At the dawn of history in the middle of the fifth millennium before Christ we find in the Euphrates Valley a number of city-states, or rather city-monarchies, in rivalry with one another and in such a condition of culture and progress, that this valley has been called the cradle of civilization, not only of the Semitic world, but most likely also of Egypt. The people dwelling in this valley were certainly not all of one race; they differed in type and language. The primitive inhabitants were probably of Mongolian ancestry, they are styled Sumerians, or inhabitants of Sumer, Sungir, Sennaar. They invented the cuneiform script, built the oldest cities, and brought the country to a great height of peaceful prosperity.
Ur, Abraham's birthplace, about twenty-five miles northeast of Eridu, at present Mughair
And very interesting:
(5) According to Genesis 11:28 and 31, Abraham was a Babylonian from the city of Ur. It is remarkable that the name Abu ramu (Honored Father) occurs in the eponym lists for 677 B.C., and Abe ramu, a similar name, on a contract-tablet in the reign of Apil-Sin, thus showing that Abram was a Babylonian name in use long before and after the date of the Patriarch. His father removed from Ur to Harran, from the old centre of the Moon-cult to the new. Talmudic tradition makes Terah an idolater, and his religion may have had to do with his emigration. No excavations have as yet taken place at Harran, and Abraham's ancestry remains obscure. Aberamu of Apil-Sin's reign had a son Sha-Amurri, which fact shows the early intercourse between Babylonia and the Amorite land, or Palestine. In Chanaan Abraham remained within the sphere of Babylonian language and influence, or perhaps even authority. Several centuries later, when Palestine was no longer part of the Babylonian Empire, Abd-Hiba, the King of Jerusalem, in his intercourse with his over-lord of Egypt, wrote neither his own language nor that of Pharao, but Babylonian, the universal language of the day. Even when passing into Egypt, Abraham remained under Semitic rule, for the Hyksos reigned there.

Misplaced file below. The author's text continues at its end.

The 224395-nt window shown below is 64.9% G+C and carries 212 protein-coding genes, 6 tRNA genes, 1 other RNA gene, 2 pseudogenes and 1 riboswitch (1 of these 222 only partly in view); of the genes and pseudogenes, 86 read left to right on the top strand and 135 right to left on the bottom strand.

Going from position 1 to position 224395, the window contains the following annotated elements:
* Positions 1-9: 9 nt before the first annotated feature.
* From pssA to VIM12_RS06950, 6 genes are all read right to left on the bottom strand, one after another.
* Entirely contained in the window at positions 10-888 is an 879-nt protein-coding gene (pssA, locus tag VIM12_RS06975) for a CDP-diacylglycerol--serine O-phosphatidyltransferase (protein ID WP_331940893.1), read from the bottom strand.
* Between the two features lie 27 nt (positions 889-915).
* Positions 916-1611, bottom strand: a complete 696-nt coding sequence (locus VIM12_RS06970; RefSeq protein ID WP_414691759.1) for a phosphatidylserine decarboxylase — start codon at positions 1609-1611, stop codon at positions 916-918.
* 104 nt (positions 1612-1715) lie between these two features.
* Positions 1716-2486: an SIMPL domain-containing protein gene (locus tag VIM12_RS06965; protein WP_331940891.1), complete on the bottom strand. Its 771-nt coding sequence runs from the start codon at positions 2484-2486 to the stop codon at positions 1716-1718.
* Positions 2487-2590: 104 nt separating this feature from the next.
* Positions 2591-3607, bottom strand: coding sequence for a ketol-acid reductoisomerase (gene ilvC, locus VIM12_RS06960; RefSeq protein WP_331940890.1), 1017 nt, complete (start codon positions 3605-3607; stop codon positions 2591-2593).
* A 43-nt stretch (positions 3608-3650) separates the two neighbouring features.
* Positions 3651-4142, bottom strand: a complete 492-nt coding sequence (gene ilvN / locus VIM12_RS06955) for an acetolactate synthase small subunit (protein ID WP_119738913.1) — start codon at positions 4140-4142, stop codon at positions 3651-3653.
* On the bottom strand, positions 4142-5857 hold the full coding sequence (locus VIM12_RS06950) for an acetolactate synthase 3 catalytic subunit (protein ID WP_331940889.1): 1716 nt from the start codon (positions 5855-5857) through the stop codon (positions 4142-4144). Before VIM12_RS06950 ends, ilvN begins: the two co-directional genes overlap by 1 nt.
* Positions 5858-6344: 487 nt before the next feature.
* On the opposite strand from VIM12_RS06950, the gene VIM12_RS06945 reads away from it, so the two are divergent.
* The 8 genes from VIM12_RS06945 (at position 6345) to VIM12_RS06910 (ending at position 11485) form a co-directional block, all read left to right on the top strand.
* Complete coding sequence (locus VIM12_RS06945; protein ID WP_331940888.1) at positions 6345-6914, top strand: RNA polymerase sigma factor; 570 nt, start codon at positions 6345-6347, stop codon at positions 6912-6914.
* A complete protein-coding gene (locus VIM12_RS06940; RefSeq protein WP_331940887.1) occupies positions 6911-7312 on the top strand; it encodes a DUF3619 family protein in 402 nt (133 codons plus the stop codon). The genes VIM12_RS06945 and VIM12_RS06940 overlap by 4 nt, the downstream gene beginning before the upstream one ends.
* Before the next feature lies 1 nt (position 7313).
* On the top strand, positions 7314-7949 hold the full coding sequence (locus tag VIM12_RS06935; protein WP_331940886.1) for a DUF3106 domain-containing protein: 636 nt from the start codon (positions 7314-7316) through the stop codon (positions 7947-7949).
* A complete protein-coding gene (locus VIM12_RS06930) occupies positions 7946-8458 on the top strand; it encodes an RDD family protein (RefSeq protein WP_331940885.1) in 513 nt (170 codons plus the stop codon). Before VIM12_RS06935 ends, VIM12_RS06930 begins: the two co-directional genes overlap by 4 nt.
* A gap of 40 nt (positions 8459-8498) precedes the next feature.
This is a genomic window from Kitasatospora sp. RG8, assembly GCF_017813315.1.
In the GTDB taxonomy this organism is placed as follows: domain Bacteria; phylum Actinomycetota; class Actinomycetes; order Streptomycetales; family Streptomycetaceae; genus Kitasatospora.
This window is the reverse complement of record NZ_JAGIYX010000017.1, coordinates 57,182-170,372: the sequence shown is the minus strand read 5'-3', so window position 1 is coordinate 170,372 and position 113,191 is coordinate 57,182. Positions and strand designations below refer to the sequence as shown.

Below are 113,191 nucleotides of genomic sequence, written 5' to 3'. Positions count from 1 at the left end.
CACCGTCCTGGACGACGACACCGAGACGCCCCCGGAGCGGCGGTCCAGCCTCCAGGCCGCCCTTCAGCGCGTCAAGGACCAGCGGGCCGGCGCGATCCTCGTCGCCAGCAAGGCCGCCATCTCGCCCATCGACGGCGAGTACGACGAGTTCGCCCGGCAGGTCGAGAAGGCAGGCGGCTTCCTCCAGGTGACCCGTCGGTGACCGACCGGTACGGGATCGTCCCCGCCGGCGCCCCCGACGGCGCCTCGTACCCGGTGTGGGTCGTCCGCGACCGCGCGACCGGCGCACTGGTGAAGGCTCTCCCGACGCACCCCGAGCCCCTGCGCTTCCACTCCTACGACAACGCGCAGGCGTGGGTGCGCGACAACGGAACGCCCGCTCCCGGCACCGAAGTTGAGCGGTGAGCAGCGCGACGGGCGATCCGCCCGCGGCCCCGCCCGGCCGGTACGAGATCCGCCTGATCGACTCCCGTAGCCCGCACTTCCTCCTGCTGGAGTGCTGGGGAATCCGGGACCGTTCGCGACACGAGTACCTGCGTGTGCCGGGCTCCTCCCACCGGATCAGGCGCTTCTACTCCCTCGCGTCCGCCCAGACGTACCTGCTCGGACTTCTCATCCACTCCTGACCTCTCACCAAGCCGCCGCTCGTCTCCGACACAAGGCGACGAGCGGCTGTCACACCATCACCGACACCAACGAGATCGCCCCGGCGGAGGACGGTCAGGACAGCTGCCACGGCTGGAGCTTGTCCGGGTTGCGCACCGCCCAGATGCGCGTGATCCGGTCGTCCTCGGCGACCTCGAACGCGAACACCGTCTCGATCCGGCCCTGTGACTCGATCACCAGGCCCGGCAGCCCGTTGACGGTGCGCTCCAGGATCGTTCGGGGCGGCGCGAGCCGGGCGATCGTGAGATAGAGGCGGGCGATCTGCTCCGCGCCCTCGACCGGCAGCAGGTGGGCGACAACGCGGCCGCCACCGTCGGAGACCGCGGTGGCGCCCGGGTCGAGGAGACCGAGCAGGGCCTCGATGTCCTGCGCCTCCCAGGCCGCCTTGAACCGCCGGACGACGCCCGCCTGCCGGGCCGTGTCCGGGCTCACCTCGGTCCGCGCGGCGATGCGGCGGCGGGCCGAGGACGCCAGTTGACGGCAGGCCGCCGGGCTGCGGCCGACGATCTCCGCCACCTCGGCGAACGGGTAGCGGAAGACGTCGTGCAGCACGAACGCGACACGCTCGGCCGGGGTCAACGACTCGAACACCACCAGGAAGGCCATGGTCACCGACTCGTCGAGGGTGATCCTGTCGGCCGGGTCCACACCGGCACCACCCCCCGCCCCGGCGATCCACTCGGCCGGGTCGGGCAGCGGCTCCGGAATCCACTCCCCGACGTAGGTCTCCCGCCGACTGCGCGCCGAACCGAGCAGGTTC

(6) Considering that the progenitor of the Hebrew race was a Babylonian, and that Babylonian culture remained paramount in Western Asia for more than 1000 years, the most astounding feature of the Hebrew Scriptures is the almost complete absence of Babylonian religious ideas, the more so as Babylonian religion, though Oriental polytheism, possessed a refinement, a nobility of thought, and a piety, which are often admirable. The Babylonian account of creation, though often compared with the Biblical one, differs from it on main and essential points for
- it contains no direct statement of the Creation of the world: Tiamtu and Apsu, the watery waste and the abyss wedded together, beget the universe; Marduk, the conqueror of chaos, shapes and orders all things; but this is the mythological garb of evolution as opposed to creation.
- It does not make the Deity the first and only cause of the existence of all things; the gods themselves are but the outcome of pre-existent, apparently eternal, forces; they are not cause, but effect.
- It makes the present world the outcome of a great war; it is the story of Resistance and Struggle, which is the exact opposite of the Biblical account.
- It does not arrange the things created into groups or classes, which is one of the main features of the story in Genesis.
- The work of creation is not divided into a number of days — the principal literary characteristic of the Biblical account.